Secondly, what the Government are doing contradicts the need to encourage private provision for pensions. That is an increasingly urgent need of which the Government are well aware and to which a considerable part of this Bill is devoted. I cannot see that it encourages people to invest money in private pensions if they know that if they become sick, 73 per cent of what they put in will be lost to the Treasury. That does not promote the usual motive for private provision.

Finally, what the Secretary of State has done is not equipped for uprating. The uprating is discretionary, not of right. The Minister knows what has happened to the uprating of capital limits for income support, which are equally discretionary. They have not been uprated since 1988. That is the box into which the Secretary of State proposes to put incapacity benefit for those in receipt of occupational pensions. That box is a coffin. We should not put it there.

Baroness Kennedy of The Shaws

My Lords, when this matter was last before this House, I voted with the Government. I did so because I was reassured that the Secretary of State was looking again at the figures and I was given to understand that concessions would be made which would allay the concerns of many of us on this issue. I know the Secretary of State to be a man with a good heart and a good head. Like my noble friend Lord Ashley, I consider him to be one of the great talents in our Cabinet. However, it has been a source of great disappointment to me and to others that he has not accepted the compromise of my noble friend Lord Ashley.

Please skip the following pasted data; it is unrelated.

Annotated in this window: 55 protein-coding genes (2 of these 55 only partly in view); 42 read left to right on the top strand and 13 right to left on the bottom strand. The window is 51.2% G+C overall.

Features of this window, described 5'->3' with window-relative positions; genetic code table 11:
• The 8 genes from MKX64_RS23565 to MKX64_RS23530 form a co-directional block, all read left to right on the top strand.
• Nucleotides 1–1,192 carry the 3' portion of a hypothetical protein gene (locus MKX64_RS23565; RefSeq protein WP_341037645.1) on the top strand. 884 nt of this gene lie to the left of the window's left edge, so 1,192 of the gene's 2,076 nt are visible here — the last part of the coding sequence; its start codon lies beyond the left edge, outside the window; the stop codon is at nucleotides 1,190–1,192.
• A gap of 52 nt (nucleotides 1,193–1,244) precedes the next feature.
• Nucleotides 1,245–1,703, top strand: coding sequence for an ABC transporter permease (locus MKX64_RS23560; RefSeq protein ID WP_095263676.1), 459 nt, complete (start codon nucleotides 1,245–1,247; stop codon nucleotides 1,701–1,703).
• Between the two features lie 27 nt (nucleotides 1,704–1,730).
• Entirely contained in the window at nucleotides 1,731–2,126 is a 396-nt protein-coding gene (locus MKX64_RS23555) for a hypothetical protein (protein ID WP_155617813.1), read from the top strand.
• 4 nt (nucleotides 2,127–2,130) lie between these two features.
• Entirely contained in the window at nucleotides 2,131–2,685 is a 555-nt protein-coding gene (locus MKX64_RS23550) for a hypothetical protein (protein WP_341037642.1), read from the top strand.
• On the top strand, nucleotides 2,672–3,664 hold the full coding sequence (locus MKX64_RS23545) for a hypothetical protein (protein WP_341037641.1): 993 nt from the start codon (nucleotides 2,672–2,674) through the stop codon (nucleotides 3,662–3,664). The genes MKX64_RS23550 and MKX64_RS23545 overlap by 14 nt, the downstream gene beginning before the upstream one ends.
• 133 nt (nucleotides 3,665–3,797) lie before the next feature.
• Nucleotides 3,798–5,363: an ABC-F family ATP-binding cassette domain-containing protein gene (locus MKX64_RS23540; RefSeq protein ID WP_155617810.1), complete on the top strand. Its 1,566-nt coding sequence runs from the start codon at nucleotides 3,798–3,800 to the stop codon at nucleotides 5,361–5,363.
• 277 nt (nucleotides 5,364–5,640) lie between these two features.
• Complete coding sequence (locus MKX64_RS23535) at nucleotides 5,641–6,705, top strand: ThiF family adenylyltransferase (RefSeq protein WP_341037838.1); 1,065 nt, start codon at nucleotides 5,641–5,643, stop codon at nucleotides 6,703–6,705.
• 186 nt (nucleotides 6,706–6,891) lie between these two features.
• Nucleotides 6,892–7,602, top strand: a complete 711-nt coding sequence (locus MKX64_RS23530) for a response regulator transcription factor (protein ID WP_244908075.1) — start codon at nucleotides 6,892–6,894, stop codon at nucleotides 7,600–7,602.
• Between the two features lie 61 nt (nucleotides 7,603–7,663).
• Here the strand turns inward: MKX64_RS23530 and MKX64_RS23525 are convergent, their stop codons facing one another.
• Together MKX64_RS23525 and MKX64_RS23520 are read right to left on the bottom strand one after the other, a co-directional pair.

Like my noble friend Lord Morris, I am a friend of government and I speak to government as a friend. The Secretary of State has raised the level of his means test. However, even that rate fails to take full account of the huge costs incurred by many disabled people. The point about disease and frailty is that even the most powerful people are humbled by it: by not being able to do what one once could and having to rely on others for even small assistance. The depression that comes so often with incapacity creates even greater dependency. Incapacity can come to any of us: chronic arthritis striking down a school teacher or a secretary; an early stroke ending a career in nursing; neurological disease throwing out of work a father of young children.

In his arguments, the Secretary of State has said that if the amendment of my noble friend Lord Ashley is passed, single people could have an early retirement pension of up to £23,000 before entirely losing their incapacity benefit. he went on to state that a parent with two children and a dependent spouse, for example, could have a pension of something over £30,000 before being cut off, as though those sums were extraordinarily high.

The mistake we are making is in turning our welfare system into the American equivalent, which becomes no more than a meagre safety net in which the majority of citizens have no stake. I happen to accept that the universal principle may have to be surrendered in the face of changed circumstances. It was for that reason that I argued for the introduction of fees for higher education but that there would be a means test, set comparatively high, for those who would have to pay.